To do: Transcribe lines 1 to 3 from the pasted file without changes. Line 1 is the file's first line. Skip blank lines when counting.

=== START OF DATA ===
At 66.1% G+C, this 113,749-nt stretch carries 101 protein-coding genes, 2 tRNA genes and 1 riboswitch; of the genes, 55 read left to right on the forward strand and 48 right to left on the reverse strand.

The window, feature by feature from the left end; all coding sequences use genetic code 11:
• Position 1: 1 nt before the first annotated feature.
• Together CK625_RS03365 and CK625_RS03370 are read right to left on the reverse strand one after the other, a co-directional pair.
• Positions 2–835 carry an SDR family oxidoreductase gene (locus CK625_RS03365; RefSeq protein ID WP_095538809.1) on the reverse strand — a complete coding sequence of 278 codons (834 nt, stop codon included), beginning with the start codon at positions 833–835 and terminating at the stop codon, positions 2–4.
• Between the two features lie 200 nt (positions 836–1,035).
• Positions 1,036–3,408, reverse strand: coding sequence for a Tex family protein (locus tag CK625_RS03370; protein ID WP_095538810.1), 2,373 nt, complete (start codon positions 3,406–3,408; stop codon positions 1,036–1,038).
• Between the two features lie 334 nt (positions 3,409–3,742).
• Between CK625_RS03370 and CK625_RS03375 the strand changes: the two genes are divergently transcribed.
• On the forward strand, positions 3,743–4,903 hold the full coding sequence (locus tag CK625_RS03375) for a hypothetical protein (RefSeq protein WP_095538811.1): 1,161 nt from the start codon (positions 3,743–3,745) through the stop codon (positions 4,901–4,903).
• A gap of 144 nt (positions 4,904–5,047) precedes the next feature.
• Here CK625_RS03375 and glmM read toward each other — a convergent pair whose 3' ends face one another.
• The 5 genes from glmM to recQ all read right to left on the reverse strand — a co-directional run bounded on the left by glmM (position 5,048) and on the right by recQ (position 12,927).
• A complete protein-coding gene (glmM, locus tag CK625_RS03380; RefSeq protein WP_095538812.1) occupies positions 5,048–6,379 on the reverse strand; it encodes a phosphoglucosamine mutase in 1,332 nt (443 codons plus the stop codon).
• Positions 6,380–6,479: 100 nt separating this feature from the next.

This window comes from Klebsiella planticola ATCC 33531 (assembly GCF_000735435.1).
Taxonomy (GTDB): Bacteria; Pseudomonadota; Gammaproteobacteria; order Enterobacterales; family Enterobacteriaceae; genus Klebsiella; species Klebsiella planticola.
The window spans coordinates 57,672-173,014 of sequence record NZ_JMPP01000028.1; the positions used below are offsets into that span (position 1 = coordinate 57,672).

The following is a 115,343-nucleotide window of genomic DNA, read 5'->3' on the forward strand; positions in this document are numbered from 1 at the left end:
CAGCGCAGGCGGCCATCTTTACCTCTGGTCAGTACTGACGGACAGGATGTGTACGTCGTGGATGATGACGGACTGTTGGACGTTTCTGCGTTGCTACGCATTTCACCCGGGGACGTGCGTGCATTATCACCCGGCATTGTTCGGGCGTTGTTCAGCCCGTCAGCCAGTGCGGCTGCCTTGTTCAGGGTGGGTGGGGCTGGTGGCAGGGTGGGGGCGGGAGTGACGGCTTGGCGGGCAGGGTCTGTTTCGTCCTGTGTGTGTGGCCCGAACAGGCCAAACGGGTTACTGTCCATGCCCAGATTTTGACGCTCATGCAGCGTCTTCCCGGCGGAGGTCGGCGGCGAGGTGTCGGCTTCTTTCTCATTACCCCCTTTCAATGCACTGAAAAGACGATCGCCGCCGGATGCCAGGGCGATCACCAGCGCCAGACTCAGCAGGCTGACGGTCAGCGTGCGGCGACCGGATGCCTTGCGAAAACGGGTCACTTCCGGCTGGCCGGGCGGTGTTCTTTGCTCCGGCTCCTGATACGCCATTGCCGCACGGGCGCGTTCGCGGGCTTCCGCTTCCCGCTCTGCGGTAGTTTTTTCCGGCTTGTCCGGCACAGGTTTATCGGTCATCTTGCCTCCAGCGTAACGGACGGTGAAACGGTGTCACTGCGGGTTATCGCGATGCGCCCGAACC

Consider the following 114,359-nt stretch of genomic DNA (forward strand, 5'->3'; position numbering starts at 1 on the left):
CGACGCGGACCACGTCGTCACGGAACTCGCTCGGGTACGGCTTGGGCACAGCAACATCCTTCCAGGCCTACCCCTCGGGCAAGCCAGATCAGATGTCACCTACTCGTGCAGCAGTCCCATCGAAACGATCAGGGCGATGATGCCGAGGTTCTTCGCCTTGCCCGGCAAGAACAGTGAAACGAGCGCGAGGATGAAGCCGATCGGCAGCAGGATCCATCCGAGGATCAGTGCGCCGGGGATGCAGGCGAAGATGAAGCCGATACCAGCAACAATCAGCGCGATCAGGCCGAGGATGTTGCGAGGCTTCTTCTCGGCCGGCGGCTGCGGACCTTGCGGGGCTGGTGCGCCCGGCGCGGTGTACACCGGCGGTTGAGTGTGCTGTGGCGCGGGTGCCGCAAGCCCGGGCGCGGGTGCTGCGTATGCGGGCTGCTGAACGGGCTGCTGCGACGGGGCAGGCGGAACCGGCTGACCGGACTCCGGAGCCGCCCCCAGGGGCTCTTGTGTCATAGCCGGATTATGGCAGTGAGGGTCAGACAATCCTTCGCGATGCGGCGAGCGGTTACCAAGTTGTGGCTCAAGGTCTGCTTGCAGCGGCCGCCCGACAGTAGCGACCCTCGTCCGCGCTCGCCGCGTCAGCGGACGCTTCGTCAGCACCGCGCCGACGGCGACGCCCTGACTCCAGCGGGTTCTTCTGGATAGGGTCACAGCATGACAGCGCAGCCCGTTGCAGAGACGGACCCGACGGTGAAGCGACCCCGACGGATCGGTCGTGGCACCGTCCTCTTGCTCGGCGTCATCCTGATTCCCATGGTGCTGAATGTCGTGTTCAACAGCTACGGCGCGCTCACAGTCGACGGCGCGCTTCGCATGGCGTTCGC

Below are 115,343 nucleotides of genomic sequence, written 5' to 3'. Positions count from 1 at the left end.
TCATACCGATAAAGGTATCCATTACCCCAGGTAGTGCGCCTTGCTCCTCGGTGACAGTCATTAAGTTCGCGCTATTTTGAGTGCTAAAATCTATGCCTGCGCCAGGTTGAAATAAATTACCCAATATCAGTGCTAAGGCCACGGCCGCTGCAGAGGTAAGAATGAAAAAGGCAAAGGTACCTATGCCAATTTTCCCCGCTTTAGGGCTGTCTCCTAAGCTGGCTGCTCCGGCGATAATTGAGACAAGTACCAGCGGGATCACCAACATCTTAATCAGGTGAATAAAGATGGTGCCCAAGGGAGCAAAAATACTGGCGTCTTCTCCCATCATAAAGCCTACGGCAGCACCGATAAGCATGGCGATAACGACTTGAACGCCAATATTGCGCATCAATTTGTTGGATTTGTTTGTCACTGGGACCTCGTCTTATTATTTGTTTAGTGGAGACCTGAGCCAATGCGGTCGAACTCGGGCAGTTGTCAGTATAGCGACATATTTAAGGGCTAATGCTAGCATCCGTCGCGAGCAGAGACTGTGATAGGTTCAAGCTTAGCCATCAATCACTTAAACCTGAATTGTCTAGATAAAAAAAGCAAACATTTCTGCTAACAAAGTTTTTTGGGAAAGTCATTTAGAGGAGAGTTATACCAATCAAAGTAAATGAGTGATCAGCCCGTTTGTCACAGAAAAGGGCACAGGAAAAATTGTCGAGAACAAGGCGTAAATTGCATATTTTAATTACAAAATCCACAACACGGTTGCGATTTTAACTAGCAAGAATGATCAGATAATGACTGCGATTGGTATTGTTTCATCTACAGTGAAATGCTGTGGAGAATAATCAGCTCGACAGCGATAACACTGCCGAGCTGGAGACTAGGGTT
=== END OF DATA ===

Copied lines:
At 66.1% G+C, this 113,749-nt stretch carries 101 protein-coding genes, 2 tRNA genes and 1 riboswitch; of the genes, 55 read left to right on the forward strand and 48 right to left on the reverse strand.

The window, feature by feature from the left end; all coding sequences use genetic code 11:
• Position 1: 1 nt before the first annotated feature.